Get Rich Or Die Tryin' offers an even more unlikely collaboration than 8 Mile, which saw sophisticated director Curtis Hanson join forces with cuss-crazy rap-star Eminem. It almost sounds like a joke: the buff Queens-born rapper 50 Cent - or Curtis Jackson, as he is known here - and the ageing Irish director Jim Sherdian (yes, he of In The Name Of The Father and The Boxer fame) working together. But that is the selling point of Get Rich Or Die Tryin' - named after 50 Cent's debut album. Sadly, this sub-Boyz N The Hood effort never produces the fireworks this unusual pairing promises.
Like 8 Mile, it's a semi-biographical tale, as our hip-hop star - here named Marcus - rises from the gutter to reach for the stars. But while Hanson's film dealt with a few days of its character's life, Get Rich Or Die Tryin' takes us from childhood to the verge of stardom, a story painted in the broadest of strokes. His single mother a drug dealer, Marcus is brought up not to question the morals of her moneymaking schemes. "It didn't mean anything to me except good sneakers," he says. So it's no surprise that after she's murdered, he joins "the family business", as he calls it.
As he rises through the ranks of a local gang, Marcus secretly hones his rap skills to pull himself out of the ghetto. If this sounds familiar, it might be because it bears an uncanny resemblance to the far superior Hustle And Flow. Furthering the comparison, that film's star Terrence Howard pops up as a fellow felon named Bama who Marcus meets during a stint in prison, and who later becomes his manager. Yet while that film rippled with energy and passion, Sheridan's movie never manages to match it - as demonstrated by the feeble romantic subplot between Marcus and childhood friend Charlene (Bryant).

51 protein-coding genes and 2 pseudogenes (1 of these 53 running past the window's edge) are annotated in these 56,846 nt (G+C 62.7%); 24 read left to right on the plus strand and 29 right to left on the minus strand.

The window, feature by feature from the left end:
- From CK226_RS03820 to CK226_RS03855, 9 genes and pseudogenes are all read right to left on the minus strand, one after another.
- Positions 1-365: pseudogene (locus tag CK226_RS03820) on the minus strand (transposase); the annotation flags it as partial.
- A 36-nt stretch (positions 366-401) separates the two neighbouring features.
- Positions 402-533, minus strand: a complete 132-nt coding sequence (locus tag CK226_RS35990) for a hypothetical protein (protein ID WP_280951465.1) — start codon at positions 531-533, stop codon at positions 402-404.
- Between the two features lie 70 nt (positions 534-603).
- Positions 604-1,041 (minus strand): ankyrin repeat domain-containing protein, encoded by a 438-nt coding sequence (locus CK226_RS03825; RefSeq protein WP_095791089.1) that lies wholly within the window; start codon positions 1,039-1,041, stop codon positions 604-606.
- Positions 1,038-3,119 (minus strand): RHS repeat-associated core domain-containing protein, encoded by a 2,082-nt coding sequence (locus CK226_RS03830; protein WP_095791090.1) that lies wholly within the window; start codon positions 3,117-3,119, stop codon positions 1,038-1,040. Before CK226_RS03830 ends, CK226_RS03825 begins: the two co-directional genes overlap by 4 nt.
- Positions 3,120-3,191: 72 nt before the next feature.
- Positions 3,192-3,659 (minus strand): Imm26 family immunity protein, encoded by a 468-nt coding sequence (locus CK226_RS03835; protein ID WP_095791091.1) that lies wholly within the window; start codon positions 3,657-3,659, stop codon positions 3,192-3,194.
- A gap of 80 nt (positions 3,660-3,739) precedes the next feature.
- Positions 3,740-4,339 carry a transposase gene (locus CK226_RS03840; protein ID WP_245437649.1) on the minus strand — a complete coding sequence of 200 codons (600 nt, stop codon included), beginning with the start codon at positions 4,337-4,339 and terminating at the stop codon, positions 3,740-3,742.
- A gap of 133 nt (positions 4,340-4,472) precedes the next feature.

Marcus is forced to recover from a violent gangland shooting. But whether or not these events actually happened to Jackson in real life, and in such dramatic fashion, they still feel like stock scenes from any hip-hop/gangster movie. So does the power play between gang leader Levar (Duke) and his ruthless understudy Majestic (Akinnuoye-Agbaje), an underwritten and unnecessary sidetrack. There are some powerful moments, such as when Marcus finally takes to the stage, but with Sheridan relying on Jackson to carry the movie, it was never going to be easy. Delivering a wooden performance, the charisma-free star doesn't manage to conjure up the magic.